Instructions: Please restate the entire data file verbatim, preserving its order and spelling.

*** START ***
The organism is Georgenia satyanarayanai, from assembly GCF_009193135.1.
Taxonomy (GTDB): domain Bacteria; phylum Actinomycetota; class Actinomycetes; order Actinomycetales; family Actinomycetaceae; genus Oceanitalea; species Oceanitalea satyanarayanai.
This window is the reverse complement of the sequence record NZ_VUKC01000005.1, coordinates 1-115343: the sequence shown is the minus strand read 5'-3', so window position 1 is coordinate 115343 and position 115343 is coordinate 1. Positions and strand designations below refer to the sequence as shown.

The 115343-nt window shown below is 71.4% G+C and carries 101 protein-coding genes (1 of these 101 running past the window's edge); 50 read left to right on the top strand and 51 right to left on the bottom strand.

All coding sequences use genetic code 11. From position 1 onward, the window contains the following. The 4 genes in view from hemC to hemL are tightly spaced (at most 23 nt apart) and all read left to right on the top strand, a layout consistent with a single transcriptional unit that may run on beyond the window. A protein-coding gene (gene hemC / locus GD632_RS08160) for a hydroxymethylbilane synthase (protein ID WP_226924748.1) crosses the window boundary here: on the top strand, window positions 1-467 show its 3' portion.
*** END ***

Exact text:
The organism is Georgenia satyanarayanai, from assembly GCF_009193135.1.
Taxonomy (GTDB): domain Bacteria; phylum Actinomycetota; class Actinomycetes; order Actinomycetales; family Actinomycetaceae; genus Oceanitalea; species Oceanitalea satyanarayanai.
This window is the reverse complement of the sequence record NZ_VUKC01000005.1, coordinates 1-115343: the sequence shown is the minus strand read 5'-3', so window position 1 is coordinate 115343 and position 115343 is coordinate 1. Positions and strand designations below refer to the sequence as shown.

The 115343-nt window shown below is 71.4% G+C and carries 101 protein-coding genes (1 of these 101 running past the window's edge); 50 read left to right on the top strand and 51 right to left on the bottom strand.

All coding sequences use genetic code 11. From position 1 onward, the window contains the following. The 4 genes in view from hemC to hemL are tightly spaced (at most 23 nt apart) and all read left to right on the top strand, a layout consistent with a single transcriptional unit that may run on beyond the window. A protein-coding gene (gene hemC / locus GD632_RS08160) for a hydroxymethylbilane synthase (protein ID WP_226924748.1) crosses the window boundary here: on the top strand, window positions 1-467 show its 3' portion.